construction claims vs perfect claim

Construction Claims vs. The Perfect Claim E-Courses: What's the Difference?

Students often get in touch and ask:

What's the difference between The Perfect Claim and Construction Claims e-courses?

Both courses deal with the fundamentals of claims management, so what sets them apart?

The Perfect Claim

The Perfect Claim focuses on a specific case study. We take students through a claim for an extension of time and the payment of costs on a project where there were unforeseeable ground conditions.

Using the case study, we work to build the claim from A-Z.

During the course, we cover:

  • the case study, potential claims and notices
  • preparing the claim and delay analysis
  • cost calculations
  • compilation of and preliminaries to the claim
  • cause and effect
  • additional payment
  • entitlement
  • finalising the claim

Basically, everything you need to know to prepare a claim to a professional standard and ensure its success.

Construction Claims

The Construction Claims courses are more generic. They are suitable for both contractors and consultants because they deal with things from ‘both sides of the fence’.

The courses cover:

  • contract administration for claims
  • how to identify potential claims
  • claim strategy and management
  • cause and effect
  • an overview of delay analysis
  • entitlement
  • responses and determinations
  • writing compilation of claims and determinations

Graduates will be able to manage, prepare and respond to claims at a professional standard.

Which Course To Take?

Both courses will give you a full understanding of claims and how to manage them.

For engineers responsible for assessing claims and issuing responses, I tend to recommend the construction claims courses as the later modules deal with these aspects of claim management.

If you're not an engineer, I would choose the course that appeals to you the most. Check the module descriptions for each course. See which course you like the sound of and go with it. If you’re excited by the content, you’re much more likely to stick with your studies and graduate.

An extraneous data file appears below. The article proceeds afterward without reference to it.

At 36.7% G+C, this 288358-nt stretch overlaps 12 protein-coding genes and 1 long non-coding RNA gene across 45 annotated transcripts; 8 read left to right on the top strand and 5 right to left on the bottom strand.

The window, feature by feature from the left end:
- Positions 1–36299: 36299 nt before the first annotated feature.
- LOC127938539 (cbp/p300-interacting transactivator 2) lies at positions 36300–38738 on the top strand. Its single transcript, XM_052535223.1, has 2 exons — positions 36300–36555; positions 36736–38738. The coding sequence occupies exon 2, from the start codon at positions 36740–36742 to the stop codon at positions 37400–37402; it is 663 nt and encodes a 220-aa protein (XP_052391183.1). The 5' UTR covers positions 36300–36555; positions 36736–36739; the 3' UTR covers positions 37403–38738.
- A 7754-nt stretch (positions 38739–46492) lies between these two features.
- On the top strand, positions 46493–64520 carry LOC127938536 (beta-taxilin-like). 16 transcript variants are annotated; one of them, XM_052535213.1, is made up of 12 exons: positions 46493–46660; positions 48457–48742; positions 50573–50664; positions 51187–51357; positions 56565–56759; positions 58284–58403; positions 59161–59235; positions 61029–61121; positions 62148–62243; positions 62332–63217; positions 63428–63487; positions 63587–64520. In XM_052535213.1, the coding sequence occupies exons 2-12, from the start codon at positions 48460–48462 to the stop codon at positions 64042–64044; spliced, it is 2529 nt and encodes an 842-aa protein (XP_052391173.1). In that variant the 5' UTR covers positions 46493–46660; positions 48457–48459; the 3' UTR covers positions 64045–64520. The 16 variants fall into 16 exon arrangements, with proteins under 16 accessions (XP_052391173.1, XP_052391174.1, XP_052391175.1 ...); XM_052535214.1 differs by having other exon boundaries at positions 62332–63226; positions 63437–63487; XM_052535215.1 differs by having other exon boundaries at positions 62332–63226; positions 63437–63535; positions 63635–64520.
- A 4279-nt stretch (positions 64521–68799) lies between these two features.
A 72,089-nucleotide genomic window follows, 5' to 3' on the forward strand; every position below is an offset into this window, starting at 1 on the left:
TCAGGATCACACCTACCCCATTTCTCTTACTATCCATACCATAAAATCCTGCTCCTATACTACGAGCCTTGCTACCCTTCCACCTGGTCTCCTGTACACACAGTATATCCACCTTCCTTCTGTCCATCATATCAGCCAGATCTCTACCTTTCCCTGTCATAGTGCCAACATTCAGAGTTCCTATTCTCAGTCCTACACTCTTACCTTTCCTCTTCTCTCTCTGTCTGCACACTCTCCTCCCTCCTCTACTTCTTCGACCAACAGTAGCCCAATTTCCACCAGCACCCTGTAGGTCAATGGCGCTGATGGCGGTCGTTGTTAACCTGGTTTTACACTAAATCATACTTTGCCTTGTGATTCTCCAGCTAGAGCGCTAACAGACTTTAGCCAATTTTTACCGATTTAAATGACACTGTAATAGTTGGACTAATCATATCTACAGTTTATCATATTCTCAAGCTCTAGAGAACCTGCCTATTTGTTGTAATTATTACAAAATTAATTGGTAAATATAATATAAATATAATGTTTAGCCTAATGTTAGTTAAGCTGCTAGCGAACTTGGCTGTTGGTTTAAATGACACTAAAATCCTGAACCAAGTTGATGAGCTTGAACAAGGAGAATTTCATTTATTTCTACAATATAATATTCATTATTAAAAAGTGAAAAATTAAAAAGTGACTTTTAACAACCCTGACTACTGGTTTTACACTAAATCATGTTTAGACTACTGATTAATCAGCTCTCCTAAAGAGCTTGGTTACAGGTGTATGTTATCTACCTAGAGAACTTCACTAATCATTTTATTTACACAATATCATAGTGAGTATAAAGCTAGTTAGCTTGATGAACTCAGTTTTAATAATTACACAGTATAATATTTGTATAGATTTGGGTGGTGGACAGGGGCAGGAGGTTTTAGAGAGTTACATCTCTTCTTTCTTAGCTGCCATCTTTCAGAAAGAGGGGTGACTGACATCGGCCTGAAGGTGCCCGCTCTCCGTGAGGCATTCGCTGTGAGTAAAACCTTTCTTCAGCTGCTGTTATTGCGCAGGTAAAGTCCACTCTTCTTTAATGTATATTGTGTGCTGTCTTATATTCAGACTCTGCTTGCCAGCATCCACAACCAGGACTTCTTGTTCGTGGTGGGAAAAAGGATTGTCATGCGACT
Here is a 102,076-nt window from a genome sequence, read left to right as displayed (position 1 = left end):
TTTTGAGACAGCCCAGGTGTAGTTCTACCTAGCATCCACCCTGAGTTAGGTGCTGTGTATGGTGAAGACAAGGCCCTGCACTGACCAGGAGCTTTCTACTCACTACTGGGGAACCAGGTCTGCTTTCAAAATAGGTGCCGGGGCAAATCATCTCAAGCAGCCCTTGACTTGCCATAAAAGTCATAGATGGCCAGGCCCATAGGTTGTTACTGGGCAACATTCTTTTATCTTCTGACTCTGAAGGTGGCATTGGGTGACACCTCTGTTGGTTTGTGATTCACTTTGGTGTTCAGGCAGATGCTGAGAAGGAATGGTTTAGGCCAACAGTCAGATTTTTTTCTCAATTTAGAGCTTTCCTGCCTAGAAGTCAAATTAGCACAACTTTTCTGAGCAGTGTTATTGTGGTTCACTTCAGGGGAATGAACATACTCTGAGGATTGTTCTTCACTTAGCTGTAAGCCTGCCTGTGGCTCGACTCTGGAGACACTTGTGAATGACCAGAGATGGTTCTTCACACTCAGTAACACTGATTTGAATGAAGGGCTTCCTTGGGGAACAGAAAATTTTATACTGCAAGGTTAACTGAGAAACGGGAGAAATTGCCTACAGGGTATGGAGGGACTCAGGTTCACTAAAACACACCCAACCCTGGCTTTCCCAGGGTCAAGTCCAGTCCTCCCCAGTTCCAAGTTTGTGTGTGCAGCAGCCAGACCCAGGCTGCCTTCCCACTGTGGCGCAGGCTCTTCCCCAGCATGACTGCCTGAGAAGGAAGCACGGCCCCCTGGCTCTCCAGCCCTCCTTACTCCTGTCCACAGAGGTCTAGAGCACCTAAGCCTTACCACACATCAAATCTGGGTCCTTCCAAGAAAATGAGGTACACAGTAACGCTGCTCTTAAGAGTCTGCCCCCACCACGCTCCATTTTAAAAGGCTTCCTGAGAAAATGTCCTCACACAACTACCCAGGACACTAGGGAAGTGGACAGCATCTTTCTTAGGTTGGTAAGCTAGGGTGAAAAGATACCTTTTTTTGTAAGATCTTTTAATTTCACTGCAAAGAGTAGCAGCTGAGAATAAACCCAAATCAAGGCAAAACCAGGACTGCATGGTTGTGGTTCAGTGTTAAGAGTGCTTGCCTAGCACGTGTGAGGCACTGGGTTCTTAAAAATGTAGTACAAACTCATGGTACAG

Sign up during Ramadan and be part of our Ramadan campaign: save 20% on all intermediate and premium e-courses and we'll donate 5% of every purchase to the UN Refugee Agency to support those affected by the recent earthquake in Syria and Turkey. Check out our Construction Claims and The Perfect Claim E-Courses today. 

Construction contract FIDIC 2017 notice of claim

Notices: Should a Contractor submit if he is not sure whether he intends to make a claim?

A Claims Class blog follower recently asked for advice on the correct interpretation of FIDIC Sub-Clause 20.1 (Contractor’s Claims).  What happens in situations where the Contractor is not sure if it will submit a claim or not - should they submit a notice of claim?

Often the Contractor becomes aware of an event that may cause delay, additional Cost or entitlement for additional payment. At that time, he may not be aware of the final effect of the event.
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A question that I am often asked during CPD talks and claims training courses is “is it necessary to submit claims for a variation?”. Unfortunately, I am going to have to give a lawyer’s answer to this and say that “it depends”. There are however essential elements to a successful claim.